Publications by authors named "Klaus-Peter Lesch"

363 Publications

Cadherin-13 is a critical regulator of GABAergic modulation in human stem-cell-derived neuronal networks.

Mol Psychiatry 2021 May 10. Epub 2021 May 10.

Department of Human Genetics, Radboudumc, Donders Institute for Brain, Cognition, and Behavior, Nijmegen, The Netherlands.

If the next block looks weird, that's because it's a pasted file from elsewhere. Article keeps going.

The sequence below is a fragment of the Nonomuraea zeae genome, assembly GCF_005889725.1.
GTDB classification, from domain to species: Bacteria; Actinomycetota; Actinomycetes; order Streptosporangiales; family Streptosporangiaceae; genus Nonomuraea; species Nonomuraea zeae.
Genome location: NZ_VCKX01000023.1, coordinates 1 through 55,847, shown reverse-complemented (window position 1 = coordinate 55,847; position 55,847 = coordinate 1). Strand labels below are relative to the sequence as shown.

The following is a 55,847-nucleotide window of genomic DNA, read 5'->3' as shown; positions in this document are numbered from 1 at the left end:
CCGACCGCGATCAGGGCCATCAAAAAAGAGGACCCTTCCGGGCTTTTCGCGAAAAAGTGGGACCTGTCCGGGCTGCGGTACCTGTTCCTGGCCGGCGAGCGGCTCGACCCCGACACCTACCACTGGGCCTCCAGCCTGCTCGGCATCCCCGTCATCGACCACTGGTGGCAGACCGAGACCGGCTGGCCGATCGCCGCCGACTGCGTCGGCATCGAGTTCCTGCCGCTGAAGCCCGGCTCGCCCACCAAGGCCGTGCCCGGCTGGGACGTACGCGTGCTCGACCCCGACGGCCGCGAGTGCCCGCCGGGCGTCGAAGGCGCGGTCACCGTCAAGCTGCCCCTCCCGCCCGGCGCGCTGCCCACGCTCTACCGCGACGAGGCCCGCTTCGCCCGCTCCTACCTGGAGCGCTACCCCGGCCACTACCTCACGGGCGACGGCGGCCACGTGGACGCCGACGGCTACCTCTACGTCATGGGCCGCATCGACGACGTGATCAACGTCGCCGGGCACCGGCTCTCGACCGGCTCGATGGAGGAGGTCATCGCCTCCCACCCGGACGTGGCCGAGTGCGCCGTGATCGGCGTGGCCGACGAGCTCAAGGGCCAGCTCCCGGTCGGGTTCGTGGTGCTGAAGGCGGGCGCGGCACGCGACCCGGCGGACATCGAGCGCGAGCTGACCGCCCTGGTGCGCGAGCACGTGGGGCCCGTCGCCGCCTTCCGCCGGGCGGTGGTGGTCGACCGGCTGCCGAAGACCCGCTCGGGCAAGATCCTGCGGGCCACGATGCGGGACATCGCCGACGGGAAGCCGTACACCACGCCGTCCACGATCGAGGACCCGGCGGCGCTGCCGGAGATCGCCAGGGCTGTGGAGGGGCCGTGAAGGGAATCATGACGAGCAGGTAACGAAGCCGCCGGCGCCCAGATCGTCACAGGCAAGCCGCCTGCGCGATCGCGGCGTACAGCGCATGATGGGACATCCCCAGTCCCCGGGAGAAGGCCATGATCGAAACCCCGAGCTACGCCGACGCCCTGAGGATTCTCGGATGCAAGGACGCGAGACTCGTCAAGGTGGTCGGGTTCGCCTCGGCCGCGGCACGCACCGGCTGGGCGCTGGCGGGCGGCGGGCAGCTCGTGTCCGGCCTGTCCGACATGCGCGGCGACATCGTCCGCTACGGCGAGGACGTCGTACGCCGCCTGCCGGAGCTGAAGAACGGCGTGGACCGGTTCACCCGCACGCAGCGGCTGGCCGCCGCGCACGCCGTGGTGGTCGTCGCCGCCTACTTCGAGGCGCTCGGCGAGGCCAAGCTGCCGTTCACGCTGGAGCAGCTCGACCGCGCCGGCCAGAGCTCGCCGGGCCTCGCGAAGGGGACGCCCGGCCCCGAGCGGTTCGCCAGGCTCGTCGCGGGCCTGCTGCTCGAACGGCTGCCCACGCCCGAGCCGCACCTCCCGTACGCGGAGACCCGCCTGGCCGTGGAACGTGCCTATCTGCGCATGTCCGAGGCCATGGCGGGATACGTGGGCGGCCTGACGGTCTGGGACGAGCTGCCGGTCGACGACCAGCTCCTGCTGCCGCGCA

Activity in the healthy brain relies on a concerted interplay of excitation (E) and inhibition (I) via balanced synaptic communication between glutamatergic and GABAergic neurons. A growing number of studies imply that disruption of this E/I balance is a commonality in many brain disorders; however, obtaining mechanistic insight into these disruptions, with translational value for the patient, has typically been hampered by methodological limitations. Cadherin-13 (CDH13) has been associated with autism and attention-deficit/hyperactivity disorder. CDH13 localizes at inhibitory presynapses, specifically of parvalbumin (PV) and somatostatin (SST) expressing GABAergic neurons. However, the mechanism by which CDH13 regulates the function of inhibitory synapses in human neurons remains unknown. Starting from human-induced pluripotent stem cells, we established a robust method to generate a homogenous population of SST and MEF2C (PV-precursor marker protein) expressing GABAergic neurons (iGABA) in vitro, and co-cultured these with glutamatergic neurons at defined E/I ratios on micro-electrode arrays. We identified functional network parameters that are most reliably affected by GABAergic modulation as such, and through alterations of E/I balance by reduced expression of CDH13 in iGABAs. We found that CDH13 deficiency in iGABAs decreased E/I balance by means of increased inhibition. Moreover, CDH13 interacts with Integrin-β1 and Integrin-β3, which play opposite roles in the regulation of inhibitory synaptic strength via this interaction. Taken together, this model allows for standardized investigation of the E/I balance in a human neuronal background and can be deployed to dissect the cell-type-specific contribution of disease genes to the E/I balance.